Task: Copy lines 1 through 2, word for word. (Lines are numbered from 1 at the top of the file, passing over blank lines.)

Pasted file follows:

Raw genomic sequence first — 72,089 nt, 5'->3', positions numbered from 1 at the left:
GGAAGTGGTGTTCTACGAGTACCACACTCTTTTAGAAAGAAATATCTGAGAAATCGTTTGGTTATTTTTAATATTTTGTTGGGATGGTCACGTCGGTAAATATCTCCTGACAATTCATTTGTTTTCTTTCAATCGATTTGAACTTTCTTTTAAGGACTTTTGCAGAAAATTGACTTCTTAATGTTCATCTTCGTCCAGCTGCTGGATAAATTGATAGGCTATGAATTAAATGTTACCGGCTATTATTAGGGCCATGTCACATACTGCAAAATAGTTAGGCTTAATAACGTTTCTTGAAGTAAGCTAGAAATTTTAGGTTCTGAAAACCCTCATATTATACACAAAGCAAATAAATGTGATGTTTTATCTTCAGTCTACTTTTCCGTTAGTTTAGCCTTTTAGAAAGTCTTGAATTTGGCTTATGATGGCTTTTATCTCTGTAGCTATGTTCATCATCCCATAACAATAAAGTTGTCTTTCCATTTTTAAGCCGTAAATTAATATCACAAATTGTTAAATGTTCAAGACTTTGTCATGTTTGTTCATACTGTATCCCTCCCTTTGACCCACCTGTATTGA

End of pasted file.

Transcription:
Raw genomic sequence first — 72,089 nt, 5'->3', positions numbered from 1 at the left:
GGAAGTGGTGTTCTACGAGTACCACACTCTTTTAGAAAGAAATATCTGAGAAATCGTTTGGTTATTTTTAATATTTTGTTGGGATGGTCACGTCGGTAAATATCTCCTGACAATTCATTTGTTTTCTTTCAATCGATTTGAACTTTCTTTTAAGGACTTTTGCAGAAAATTGACTTCTTAATGTTCATCTTCGTCCAGCTGCTGGATAAATTGATAGGCTATGAATTAAATGTTACCGGCTATTATTAGGGCCATGTCACATACTGCAAAATAGTTAGGCTTAATAACGTTTCTTGAAGTAAGCTAGAAATTTTAGGTTCTGAAAACCCTCATATTATACACAAAGCAAATAAATGTGATGTTTTATCTTCAGTCTACTTTTCCGTTAGTTTAGCCTTTTAGAAAGTCTTGAATTTGGCTTATGATGGCTTTTATCTCTGTAGCTATGTTCATCATCCCATAACAATAAAGTTGTCTTTCCATTTTTAAGCCGTAAATTAATATCACAAATTGTTAAATGTTCAAGACTTTGTCATGTTTGTTCATACTGTATCCCTCCCTTTGACCCACCTGTATTGA